Hi all,

There have been a few threads recently both here and on the Rails list 
where the problem of namespace collisions has come up.  It seems to my 
untutored eye that they've come about simply because the original 
authors didn't apply their namespacing universally.  From memory, an 
example is htmltools and ActionPack both defining an HTML::Tag class.

A possible solution sprung to mind:  how does the following syntax look?

   require 'foo', :into => 'Bar'
   require 'qux', :into => 'Wibble::Spang'

What that would do is require the named file such that all its code was 
executed in the context of the named module.  My meta-fu isn't quite up 
to giving even a simple example, but I'd envisage the result looking 
something like this:

   $ cat bar.rb
   class Bar
   end
   $ cat test.rb
   require 'bar', :into => 'Foo'
   p Foo.constants
   $ ruby test.rb
   ["Bar"]

With the htmltools and ActionPack example, this:

   require 'htmltools', :into => 'MyHtmltoolsModule'
   require 'actionpack', :into => 'MyCollisionModule'

would result in MyHtmlToolsModule::HTML::Tag and 
MyCollisionModule::HTML::Tag existing side-by-side.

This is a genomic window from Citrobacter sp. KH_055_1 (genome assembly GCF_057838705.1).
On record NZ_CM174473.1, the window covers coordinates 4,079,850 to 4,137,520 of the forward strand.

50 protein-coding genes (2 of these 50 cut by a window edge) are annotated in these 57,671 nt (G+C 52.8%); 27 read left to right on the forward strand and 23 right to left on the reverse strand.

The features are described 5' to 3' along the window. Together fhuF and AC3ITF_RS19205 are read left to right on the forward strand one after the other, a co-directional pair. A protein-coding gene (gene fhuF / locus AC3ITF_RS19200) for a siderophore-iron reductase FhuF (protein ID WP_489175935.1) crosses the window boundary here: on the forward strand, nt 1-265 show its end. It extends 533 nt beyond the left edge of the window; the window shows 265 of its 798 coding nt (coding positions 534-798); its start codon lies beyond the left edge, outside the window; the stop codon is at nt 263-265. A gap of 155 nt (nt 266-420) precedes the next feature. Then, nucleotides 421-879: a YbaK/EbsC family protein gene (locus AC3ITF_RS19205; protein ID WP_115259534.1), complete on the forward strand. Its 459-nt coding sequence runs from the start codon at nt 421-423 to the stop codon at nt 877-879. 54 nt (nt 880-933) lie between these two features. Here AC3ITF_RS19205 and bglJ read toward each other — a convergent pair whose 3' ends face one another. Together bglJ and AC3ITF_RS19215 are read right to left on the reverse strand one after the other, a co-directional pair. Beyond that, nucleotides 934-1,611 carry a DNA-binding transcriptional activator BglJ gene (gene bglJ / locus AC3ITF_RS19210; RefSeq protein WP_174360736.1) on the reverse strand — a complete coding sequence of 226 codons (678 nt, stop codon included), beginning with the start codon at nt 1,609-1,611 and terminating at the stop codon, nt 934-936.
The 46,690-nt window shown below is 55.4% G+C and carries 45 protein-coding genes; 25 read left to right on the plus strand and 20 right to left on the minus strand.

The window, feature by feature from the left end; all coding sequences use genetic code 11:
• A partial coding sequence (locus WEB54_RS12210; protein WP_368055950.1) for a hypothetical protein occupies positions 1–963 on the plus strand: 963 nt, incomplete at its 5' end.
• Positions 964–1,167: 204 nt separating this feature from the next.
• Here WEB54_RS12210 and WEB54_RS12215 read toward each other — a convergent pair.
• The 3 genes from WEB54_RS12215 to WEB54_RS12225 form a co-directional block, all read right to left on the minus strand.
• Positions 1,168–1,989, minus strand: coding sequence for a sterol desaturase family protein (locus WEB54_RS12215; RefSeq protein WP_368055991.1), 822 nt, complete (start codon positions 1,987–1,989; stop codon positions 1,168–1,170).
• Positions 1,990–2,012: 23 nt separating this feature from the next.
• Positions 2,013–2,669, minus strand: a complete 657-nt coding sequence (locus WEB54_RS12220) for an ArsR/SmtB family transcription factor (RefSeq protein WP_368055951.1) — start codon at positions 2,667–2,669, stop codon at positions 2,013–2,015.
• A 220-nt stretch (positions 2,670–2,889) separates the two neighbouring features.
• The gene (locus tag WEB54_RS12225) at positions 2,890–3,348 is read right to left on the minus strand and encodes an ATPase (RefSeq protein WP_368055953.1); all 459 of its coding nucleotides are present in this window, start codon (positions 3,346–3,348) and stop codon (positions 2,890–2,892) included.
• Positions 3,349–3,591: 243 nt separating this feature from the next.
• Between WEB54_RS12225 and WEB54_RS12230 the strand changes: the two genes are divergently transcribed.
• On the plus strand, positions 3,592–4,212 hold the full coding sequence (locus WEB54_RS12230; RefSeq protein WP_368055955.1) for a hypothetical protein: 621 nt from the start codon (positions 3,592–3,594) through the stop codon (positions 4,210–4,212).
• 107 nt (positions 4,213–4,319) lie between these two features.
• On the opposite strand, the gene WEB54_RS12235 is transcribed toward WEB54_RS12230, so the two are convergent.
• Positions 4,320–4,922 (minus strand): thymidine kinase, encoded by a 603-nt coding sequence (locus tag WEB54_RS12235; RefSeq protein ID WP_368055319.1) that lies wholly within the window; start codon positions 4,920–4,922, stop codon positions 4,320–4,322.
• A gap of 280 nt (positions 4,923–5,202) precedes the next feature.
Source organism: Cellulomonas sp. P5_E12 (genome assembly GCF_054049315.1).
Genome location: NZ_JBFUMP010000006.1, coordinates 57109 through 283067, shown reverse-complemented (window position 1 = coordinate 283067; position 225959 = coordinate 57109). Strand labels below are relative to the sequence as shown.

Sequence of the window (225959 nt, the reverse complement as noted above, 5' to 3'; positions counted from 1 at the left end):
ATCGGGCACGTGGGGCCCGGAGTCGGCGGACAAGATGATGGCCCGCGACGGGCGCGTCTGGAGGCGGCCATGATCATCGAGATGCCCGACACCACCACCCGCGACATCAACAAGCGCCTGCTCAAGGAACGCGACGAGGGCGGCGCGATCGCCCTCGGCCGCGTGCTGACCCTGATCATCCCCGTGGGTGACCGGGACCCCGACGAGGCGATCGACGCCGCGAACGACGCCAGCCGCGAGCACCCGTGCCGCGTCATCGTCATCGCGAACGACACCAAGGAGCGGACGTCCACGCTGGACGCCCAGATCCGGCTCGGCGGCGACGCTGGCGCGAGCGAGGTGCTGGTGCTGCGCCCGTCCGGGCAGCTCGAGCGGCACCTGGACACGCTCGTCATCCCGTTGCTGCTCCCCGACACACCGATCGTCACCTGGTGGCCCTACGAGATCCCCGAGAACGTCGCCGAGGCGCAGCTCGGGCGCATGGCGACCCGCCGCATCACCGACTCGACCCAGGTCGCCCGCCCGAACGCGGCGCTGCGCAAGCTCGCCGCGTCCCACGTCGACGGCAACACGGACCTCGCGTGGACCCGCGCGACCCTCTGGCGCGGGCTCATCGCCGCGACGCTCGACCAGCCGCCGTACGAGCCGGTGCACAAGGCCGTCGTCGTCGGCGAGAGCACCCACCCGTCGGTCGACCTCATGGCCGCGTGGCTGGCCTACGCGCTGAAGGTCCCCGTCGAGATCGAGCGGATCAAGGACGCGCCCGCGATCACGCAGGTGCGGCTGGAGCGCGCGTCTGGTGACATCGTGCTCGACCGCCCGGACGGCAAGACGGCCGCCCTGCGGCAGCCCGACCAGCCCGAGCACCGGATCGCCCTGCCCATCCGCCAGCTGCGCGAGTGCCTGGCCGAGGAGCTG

Would this require help from the interpreter?  require and load both 
execute the code at the top level of the namespace (unless I've missed 
something) and without overloading them to actually eval() the code 
differently, I'm not sure what's best.

Any thoughts?  Has this been discussed to death before my time?  Is it 
obviously stupid?

It's just struck me that if we're getting help from the interpreter 
anyway, this might be possible:

   require 'foo' into Bar

which I think is quite neat.  In case I haven't quite made it clear, the 
main advantage I can see from this is that modules can be protected from 
each other without the original author needing to care how their module 
is going to be used, and it can be retrospectively applied to existing 
code (give or take any meta- or cleverer-than-me-programming that makes 
this void, of course :-) ) to fix exactly the sort of collision problems 
that are already occurring.

-- 
Alex